Cookbook author Mindy Toomay's blog about eating for health, cooking with spirit, and celebrating life in northern California. Here she dishes up food rants and raves, recipes, and plenty of kitchen wisdom.

By your own efforts, waken yourself, watch yourself, and live joyfully.
-- The Dhammapada

Why not make a daily pleasure out of a daily necessity?
-- Peter Mayle


Risotto Rules

It's been WAY long since my last post, due to my usual excuse: "So little time, so much to do," as the Mad Hatter says.

Cooking is a refuge, and whenever I make time for it I come back into balance, right here in the present moment. And yet... some days (and weeks) I am convinced I don't have time to prepare anything more than a salad or sandwich here and there, or I survive on burritos from the local taqueria.

"Too much," sings Dave Matthews, and I know that refrain. Still, part of me believes, it's all good. Life catches me up sometimes in a cycle of activity that challenges me to be more, do more. And without those challenges, I might just stagnate.

Then there's the voice in my other ear, constantly crooning, "Peace, peace. Slow down and breathe. All else is illusion."

Does this see-saw of feelings sound familiar?

Anyway, tonight, at long last, I TOOK the time to COOK. And I had risotto on my mind -- pure comfort food for anyone who loves rice. Although I haven't made risotto for at least a year, the process was absolutely clear in my mind. If you're new to this dish, just cook it a few times and you, too, will forever have the technique.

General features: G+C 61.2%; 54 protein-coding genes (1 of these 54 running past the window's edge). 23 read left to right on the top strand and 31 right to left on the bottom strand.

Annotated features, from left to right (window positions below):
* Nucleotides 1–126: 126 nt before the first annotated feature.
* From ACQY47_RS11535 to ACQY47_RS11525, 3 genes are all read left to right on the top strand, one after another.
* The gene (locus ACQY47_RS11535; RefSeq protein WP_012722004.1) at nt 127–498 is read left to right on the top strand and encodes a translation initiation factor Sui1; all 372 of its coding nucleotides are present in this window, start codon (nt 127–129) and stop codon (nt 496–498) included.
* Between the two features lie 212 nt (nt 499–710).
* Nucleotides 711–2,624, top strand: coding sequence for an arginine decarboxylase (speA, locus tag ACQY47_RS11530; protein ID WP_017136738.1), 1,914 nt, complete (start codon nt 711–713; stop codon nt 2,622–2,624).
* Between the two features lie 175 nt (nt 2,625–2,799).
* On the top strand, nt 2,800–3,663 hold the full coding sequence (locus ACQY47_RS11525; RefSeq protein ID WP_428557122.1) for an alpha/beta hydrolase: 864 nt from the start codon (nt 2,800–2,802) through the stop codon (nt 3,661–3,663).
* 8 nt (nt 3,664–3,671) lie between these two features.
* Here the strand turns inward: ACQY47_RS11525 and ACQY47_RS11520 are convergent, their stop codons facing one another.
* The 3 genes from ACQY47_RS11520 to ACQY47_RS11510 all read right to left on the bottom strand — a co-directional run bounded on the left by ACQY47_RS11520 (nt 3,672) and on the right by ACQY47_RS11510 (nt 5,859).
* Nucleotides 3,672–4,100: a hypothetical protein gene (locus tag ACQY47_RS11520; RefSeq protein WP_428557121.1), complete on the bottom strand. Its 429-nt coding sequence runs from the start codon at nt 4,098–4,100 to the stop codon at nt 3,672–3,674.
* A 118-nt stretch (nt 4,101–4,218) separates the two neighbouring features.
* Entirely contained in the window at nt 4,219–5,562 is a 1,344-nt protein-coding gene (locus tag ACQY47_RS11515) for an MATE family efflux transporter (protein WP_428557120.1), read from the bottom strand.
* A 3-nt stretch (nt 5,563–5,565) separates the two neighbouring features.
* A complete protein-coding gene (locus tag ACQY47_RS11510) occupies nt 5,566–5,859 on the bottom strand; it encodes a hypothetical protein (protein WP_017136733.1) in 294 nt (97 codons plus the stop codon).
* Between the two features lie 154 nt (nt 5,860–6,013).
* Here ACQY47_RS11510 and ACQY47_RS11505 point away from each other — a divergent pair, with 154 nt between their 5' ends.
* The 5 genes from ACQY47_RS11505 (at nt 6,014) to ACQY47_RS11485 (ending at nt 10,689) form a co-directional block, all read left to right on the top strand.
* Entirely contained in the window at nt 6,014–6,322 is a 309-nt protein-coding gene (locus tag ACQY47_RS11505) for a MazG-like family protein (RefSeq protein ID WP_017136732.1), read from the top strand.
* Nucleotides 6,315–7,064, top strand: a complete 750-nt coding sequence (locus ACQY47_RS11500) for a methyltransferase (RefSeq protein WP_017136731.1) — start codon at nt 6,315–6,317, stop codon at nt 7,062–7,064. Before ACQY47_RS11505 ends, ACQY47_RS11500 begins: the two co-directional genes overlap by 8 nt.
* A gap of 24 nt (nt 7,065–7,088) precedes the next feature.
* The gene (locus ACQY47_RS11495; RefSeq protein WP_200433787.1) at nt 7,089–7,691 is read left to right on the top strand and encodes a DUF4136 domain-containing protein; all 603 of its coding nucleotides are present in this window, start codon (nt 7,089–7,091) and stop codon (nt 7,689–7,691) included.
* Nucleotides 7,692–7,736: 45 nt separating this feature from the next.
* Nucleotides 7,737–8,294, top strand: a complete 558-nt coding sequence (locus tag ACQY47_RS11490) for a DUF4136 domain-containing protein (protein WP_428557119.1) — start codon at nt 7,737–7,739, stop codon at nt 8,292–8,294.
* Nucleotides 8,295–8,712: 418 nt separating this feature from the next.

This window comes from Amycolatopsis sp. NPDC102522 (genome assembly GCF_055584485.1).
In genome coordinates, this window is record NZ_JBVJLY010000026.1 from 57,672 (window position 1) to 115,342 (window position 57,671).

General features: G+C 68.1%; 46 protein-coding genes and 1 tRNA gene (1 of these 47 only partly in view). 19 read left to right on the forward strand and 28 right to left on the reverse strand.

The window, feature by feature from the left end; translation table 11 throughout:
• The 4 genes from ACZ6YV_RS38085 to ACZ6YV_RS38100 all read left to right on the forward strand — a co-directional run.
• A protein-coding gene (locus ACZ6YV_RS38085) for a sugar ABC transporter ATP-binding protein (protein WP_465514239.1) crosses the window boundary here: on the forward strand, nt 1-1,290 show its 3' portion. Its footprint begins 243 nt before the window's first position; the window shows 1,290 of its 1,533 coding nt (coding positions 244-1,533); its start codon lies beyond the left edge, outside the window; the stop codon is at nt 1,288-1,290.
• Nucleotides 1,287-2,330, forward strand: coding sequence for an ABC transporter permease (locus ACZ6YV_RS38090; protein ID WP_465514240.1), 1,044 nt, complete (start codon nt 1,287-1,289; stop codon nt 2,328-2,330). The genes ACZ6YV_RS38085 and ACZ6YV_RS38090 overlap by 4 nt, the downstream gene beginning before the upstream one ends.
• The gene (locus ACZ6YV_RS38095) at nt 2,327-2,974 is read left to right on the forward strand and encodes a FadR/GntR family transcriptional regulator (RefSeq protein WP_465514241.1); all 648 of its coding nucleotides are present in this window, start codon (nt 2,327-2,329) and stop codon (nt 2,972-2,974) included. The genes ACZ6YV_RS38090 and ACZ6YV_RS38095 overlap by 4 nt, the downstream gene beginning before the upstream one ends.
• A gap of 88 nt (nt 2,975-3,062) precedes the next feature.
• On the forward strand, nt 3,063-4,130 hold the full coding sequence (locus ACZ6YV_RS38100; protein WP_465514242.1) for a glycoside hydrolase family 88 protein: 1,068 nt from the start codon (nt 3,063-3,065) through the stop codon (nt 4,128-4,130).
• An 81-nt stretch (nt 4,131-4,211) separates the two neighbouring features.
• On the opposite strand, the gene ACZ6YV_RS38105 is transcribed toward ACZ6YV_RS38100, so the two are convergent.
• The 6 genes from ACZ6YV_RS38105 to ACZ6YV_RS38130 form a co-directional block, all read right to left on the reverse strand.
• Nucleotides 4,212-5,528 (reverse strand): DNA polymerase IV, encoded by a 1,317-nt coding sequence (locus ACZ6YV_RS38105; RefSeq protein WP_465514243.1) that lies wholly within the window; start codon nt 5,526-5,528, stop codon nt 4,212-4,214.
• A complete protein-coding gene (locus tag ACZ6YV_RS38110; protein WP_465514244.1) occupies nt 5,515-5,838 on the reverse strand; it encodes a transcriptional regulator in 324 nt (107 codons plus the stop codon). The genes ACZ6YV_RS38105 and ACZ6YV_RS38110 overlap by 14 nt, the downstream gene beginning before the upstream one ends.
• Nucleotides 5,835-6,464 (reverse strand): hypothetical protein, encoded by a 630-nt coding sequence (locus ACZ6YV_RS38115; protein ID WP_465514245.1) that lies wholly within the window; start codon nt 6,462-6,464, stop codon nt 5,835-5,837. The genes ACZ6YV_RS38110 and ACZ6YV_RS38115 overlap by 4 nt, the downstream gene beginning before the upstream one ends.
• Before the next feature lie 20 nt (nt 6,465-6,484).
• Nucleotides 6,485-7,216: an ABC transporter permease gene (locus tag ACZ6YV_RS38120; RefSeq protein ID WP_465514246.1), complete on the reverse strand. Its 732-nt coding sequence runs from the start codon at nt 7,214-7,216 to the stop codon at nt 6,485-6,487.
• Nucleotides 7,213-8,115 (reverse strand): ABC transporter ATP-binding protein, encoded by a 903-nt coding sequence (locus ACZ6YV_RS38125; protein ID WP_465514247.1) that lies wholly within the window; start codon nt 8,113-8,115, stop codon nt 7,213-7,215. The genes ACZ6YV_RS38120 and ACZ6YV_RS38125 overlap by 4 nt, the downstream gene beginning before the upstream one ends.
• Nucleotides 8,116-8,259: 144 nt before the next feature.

Risotto has four essential elements: 1) Riso: A special type of medium-grain, high-starch rise. Arborio is a traditional Italian choice, available at specialty stores and regular supermarkets in my neck of the woods. 2) Brodo: The broth that you use to cook the risotto; it's added in stages as you stir the grains around to get them to release their starch, which makes the finished dish nice and creamy. I like to use homemade stock, but sometimes settle for broth powders or "boxes." 3) Soffrito: The ingredients that you saute at the beginning to add depth of flavor to the rice. 4) Condimento: The ingredients you add at the last moment to heighten the flavors and bring it all together. (More information on risotto here.)

Tonight's version included red onion and garlic, dried basil, veggie stock. I added slightly defrosted peas, baby spinach leaves, and lemon zest toward the end. (Traditionalists would also add Parmesan cheese at this stage, along with a pat of butter. Vegans wouldn't, of course.)

I roasted some asparagus spears to go along side. The roasted red bell pepper garnish was a last-minute thought, because I wanted something red to liven things up. And there you go.

Risotto is incredibly versatile, just like pasta, so feel free to combine herbs and veggies in whatever combinations appeal to you.

I appreciate more than ever that with certain classic dishes, cooking is a ritual experience, one that anchors us in real life and generates meaning. Risotto is such a dish. Try it and see if you don't agree.

Blessings and bon appetit!


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